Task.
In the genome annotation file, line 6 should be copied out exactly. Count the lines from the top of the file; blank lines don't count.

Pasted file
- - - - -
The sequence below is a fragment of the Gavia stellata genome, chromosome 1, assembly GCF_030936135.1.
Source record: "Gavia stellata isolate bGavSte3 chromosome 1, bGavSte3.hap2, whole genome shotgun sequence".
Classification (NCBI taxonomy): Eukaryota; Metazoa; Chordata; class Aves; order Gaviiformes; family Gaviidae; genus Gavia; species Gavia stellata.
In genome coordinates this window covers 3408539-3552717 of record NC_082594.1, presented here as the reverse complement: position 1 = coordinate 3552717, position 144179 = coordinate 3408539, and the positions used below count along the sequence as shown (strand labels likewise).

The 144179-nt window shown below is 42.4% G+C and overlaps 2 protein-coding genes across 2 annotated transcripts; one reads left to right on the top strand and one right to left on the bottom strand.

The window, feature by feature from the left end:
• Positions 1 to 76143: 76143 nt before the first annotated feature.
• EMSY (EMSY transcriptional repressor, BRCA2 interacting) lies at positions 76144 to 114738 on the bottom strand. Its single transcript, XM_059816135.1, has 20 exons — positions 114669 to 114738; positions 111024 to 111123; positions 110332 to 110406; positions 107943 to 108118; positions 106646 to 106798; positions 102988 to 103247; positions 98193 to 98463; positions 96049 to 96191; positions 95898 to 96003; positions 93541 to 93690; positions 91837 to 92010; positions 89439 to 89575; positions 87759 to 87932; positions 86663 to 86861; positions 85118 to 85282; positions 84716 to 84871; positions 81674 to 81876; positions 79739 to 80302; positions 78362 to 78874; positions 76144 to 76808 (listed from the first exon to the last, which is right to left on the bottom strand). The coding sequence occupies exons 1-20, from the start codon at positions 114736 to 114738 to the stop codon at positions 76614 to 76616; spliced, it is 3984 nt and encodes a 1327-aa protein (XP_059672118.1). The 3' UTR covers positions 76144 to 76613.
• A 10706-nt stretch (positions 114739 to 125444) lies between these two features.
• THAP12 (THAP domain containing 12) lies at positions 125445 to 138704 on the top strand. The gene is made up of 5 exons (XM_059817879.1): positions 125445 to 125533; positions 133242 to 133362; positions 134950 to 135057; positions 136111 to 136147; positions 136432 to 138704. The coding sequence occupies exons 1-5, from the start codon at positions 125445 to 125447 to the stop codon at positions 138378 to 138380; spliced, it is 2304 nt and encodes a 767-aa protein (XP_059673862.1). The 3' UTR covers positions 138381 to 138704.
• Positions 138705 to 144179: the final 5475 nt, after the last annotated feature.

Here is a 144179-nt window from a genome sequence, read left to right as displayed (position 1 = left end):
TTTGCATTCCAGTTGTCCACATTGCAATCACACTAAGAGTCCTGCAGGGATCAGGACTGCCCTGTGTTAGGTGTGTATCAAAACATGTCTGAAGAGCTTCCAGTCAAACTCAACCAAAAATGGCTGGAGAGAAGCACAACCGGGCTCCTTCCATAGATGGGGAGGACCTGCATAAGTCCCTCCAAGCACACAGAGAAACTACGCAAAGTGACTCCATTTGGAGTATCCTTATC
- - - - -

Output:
The window, feature by feature from the left end: